Solvang Double Century (fixed gear)
A snapshot of the cycling travels and events that I've chronicled makes it obvious that I love to do this ride year after year. I've learned to love it all the more because of the fixie. Despite this being my fifth straight Solvang Double Century in a row, and my second time on it on a fixie in a row, it really felt new and special again. Thanks to the fact that Lisa herself decided to take it on with HER fixie. And I have never, never been so chill on a double century before. I absolutely had a great time here this year.

Lisa pulled off her first double on a fixed gear marvelously. Of course I never doubted that she could do it. Seeing how I managed it OK last year, she was motivated to do the same, and has developed a lot more ability and confidence on her fixed gear bike year in just one year. Like I always say, we're each other's worst/best instigators.

With 509 official starters, and 482 finishers, this was by far the largest field on the road in Solvang that last weekend in March for this event. Among the usual faces we've grown accustomed to seeing here year after year, we enjoyed seeing other friends who were new to this event -- new to double centuries even in some cases. Of these, however, we were particularly impressed by the physical and spiritual comeback of our Quackcyclist compadre, Jesse S., who finished his first double century in fine fashion (and grabbed California Triple Crown credit later in the year, in fact) after his hip fixin' a couple years ago.

Also in the mix: fellow members of our hometown cycling club, the Oakland Yellowjackets, Jason and Lisa -- who successfully completed the Death Valley Fall Double last year on their tandem (for each, their first double century). Solvang was shaping up to be their first double century on solo bikes, until a last minute decision had them rack up the tandem for the trip again. Of course, like in Death Valley, they made the ride look easy.

I shared the entire ride start to finish with Lisa this time. With only one exception: on a 10 mile stretch or so when I hit the gas with 2 fixed gear argyle-socked bandidos from Diablo Cyclists, pulling a string of 8 riders. What fun it was. And that mild-mannered demon Don Cartwright... what an awesome wheel to be on.

Counting Lisa and myself, there were just seven riders in the fixed gear discipline. And like it was last year, I felt we were outclassed by all of them: some veterans of the Big Fix, included. We had on-road encounters with all of them: which means -- as the ones who probably started earlier than most -- we were of course passed by all of them. The last of those whom I encountered was a guy named Sergio, whom I vaguely remembered. We shared a few miles together after the final descent of the day, about 15 miles from the finish. As we chatted, he admitted that he witnessed some guy early on the ride last year on a fixie and that inspired him to give it a try himself. Then I remembered him all of a sudden because that 'some guy' just happened to be me, and I had a quick flashback to our pleasant encounter last year. So it was really cool to see him on his way to a fine finish on HIS new fixed gear bike this time. And what a fine steed it was, no less (custom Serotta, with nothing but tasty bits).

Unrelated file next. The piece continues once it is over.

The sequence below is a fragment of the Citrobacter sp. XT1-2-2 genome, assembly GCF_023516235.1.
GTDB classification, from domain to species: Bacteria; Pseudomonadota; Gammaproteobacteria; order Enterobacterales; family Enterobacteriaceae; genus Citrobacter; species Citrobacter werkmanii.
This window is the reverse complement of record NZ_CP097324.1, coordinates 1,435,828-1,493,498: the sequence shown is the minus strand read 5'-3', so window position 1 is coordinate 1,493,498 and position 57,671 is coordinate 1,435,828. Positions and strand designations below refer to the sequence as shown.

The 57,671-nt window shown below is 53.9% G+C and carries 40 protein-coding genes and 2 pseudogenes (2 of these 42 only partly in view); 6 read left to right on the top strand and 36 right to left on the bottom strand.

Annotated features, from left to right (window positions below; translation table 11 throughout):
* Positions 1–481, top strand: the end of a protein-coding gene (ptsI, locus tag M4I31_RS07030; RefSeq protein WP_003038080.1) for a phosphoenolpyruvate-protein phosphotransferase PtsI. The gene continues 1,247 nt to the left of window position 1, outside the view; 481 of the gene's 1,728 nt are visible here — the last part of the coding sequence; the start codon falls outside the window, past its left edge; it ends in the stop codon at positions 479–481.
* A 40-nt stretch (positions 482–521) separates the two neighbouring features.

Lisa confesses there were two memorably low points during her ride. The first was during the early hours before dawn. Who could blame her? It was fucking cold. Swear you've got icicles beneath the nostrils COLD. This had such a profound effect on the smoothness of Lisa's pedal stroke, that I wondered if the rails on her saddle were gonna survive the pounding they were getting in the first 30 miles.

The arrival of the sun brought much enjoyed, temperate warmth and Lisa clearly felt and looked better on the bike immediately. But the next low point happened between CP3 and CP4, about miles 120 to mile 150 to be more exact. Her speed dropped dramatically during this stretch and she was in notable discomfort from tight hamstrings (mainly). At the Guadalupe checkpoint, I had her lay on the pavement as I administered some long hamstring stretches, and that appeared to fix her up really well. On the monotonously long stretch from Guadalupe to Los Alamos (and to the finish, for that matter), she was on again, and finished on a really high note, even when I forced a higher pace in the last 10 miles without warning -- a flashback to the our Davis 200K brevet finish earlier in the month.

Another Solvang Double Century in the bag hopefully means a sucessful prelude to another good season of big rides. Hopefully!

RIDE DATA
Distance: 196 miles (including one missed turn) | Elevation gain: 6,300' | Ride time: 12h35m
Info: planetultra.com
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